Beef Quality Corner - Virginia ROP Cattle Performance
Livestock Update, November 2001
Bill R. McKinnon, Extension Animal Scientist, Marketing, VA Tech
Most Virginia cow/calf operators get little feedback on the carcass merit of the cattle they produce. A review of data generated by the Virginia ROP steer feedout program may provide some insight into how Virginia cattle perform on the rail. During 2001, carcass information was collected on a total of 210 Virginia ROP steers that were shipped to a custom feed yard last September and December. The cattle were harvested from February through August of 2001. A brief summary of the steers' performance is presented below
Va. ROP 2000-2001 Steer Average Performance
|Finished Weight||1167 lb.|
|Days on Feed||163 days|
|On Feed Average Daily Gain||3.49 lb.|
|Hot Carcass Weight||729 lbs.|
|Ribeye Area||11.78 sq. in.|
|Back Fat||.44 in.|
|Quality Grade (Choice - or better)||64.3%|
As first glance, the average performance of the cattle would appear to represent a fairly useful steer for the industry. Further examination of the carcass data reveals some wide variation and some cattle that present real problems and inefficiencies to the industry.
The 729 pound average carcass weight was partially the result of the cattle being sorted out of the feed yard for marketing to avoid price discounts on carcasses outside of a 550-950 pound window. When considering a more narrow window of industry acceptability and usefulness, a range of carcass weights from 625 to 850 pounds is considered more efficient. Of the ROP steers, 3.3% had a carcass weight below 625 pounds, while 4.8% of the carcasses were over 850 pounds.
Perhaps the area in which this group of steers most often failed to satisfy industry standards was the size of the ribeyes. Given the average carcass weight of 729 pounds, the average steer needed an additional .77 square inches of ribeye to avoid a negative adjustment to the USDA yield grade. Many industry leaders have identified 11 square inches as the minimum target ribeye size to enhance cutability and product uniformity. Roughly 27% of the carcasses in this ROP shipment had ribeyes below 11 square inches. There were no ribeyes larger than 16 square inches, the upper window of acceptability. These results confirm findings in earlier years which suggest that Virginians still need to address the issue of improving the muscling in their cattle. Improving muscling at the carcass level can be best done by focusing on bulls with positive and high accuracy EPD's for ribeye area or % retail cuts. A bull's own ultrasound measurement for ribeye size can be helpful, but it is only one measurement and will ultimately be less useful than EPD's generated from carcass data or ultrasound scanning from a number of offspring.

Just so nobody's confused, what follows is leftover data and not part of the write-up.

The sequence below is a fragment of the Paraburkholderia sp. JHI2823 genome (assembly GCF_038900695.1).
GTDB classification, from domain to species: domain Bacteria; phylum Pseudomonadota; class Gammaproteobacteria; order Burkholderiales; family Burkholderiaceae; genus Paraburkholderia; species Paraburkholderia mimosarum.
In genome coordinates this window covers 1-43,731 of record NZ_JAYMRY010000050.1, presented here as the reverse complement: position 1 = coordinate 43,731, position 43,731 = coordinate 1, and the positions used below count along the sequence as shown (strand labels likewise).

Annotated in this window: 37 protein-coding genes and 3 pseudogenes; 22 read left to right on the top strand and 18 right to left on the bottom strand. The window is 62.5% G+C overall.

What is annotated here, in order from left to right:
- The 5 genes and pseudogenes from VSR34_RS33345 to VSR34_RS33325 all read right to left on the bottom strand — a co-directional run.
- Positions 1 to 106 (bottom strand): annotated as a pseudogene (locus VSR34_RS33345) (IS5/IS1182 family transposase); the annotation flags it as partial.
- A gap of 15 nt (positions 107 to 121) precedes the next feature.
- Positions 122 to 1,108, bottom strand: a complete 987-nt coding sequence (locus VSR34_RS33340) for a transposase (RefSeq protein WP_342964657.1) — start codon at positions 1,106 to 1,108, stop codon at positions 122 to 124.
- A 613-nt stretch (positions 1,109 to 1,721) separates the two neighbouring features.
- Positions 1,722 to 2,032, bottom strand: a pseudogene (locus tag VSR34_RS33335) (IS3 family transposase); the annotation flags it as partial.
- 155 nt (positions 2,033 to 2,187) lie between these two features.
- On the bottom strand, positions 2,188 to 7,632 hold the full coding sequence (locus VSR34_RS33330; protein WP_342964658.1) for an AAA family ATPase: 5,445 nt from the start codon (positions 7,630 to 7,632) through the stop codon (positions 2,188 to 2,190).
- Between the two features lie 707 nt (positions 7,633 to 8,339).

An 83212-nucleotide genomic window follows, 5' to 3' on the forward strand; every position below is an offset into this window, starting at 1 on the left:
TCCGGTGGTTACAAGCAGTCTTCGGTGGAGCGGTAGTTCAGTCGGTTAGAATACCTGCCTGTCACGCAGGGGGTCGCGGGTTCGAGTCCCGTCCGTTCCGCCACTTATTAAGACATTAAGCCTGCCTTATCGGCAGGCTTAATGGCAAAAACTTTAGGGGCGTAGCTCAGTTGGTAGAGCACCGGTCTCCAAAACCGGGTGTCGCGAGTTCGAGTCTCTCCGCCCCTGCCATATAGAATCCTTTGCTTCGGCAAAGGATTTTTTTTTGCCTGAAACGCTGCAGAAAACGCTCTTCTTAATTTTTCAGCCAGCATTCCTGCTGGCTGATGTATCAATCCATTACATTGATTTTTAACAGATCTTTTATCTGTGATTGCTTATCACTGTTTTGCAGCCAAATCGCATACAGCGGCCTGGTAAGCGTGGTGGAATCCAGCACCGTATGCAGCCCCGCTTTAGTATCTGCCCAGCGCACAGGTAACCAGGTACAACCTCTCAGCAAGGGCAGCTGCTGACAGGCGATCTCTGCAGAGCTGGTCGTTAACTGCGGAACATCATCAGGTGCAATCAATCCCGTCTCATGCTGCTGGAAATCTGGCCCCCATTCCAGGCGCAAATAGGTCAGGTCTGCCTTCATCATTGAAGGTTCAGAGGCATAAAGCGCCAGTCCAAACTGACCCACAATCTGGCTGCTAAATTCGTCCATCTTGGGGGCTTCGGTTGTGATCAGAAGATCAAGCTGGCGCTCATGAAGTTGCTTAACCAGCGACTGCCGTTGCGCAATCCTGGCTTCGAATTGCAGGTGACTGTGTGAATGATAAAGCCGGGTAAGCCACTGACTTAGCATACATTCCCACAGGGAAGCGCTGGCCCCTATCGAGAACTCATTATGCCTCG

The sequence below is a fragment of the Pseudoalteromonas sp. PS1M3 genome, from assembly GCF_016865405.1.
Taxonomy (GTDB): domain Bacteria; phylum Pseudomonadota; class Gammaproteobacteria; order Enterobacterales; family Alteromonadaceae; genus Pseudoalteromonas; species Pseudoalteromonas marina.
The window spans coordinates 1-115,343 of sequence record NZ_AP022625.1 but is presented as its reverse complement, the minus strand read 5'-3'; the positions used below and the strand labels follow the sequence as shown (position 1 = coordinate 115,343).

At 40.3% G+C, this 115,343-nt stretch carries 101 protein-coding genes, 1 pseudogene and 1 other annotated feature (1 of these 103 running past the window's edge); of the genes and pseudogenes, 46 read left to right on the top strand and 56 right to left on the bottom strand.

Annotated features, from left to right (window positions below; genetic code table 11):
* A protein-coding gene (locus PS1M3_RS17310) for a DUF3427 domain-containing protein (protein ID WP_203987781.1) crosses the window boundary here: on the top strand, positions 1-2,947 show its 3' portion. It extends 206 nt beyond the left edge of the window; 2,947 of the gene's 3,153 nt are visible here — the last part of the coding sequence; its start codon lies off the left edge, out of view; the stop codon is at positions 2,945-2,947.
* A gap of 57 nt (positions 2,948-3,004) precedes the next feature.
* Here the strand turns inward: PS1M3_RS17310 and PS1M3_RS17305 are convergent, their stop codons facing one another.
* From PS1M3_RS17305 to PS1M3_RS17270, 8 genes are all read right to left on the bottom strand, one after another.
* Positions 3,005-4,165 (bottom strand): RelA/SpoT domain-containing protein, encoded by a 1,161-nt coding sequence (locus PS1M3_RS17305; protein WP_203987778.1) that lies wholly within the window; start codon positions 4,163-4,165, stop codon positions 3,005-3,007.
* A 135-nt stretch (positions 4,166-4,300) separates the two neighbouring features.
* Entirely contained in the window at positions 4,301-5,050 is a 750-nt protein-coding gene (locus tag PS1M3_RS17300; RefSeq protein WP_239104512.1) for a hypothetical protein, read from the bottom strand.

With the steers being sorted for marketing to avoid excessively fat carcasses, a figure of 64.3% of the carcasses grading Low Choice or better is quite acceptable. One issue explored in the 1995 National Beef Quality Audit was the ideal mix of carcass quality grades to the meet the demands of the industry. A comparison of that suggested ideal quality grade mix the ROP steers is presented below.
|1995 NBQA||Prime||Upper 2/3 of Choice||Low Choice||Select||Standard or Lower|
|Suggested Ideal Mix||7%||21%||34%||38%||0%|
|2000-'01 ROP Mix||1%||20%||43%||34%||2%|
The comparison points out that a higher percent of the Choice cattle need to be moved up into the Prime grade and the Standard grading cattle simply need to be eliminated.
Virginia feeder cattle producers who want to sample their cattle's performance in the feedlot and on the rail may want to participate in Virginia's Retained Ownership program. The next ROP shipment is scheduled for November 28.
TAKE UP POINTS: (Nov. 28)
Shipment locations will be designated to match consignments.
Target weight: 650 lbs
Accepted weight: 500-900 lbs
Preferred shipment location:
Return with $10 per head consignment fee payable to the Virginia Cattle Feeder Assoc.
by November 12 to:
368 Litton Reaves Hall (0306)
Blacksburg, VA 24061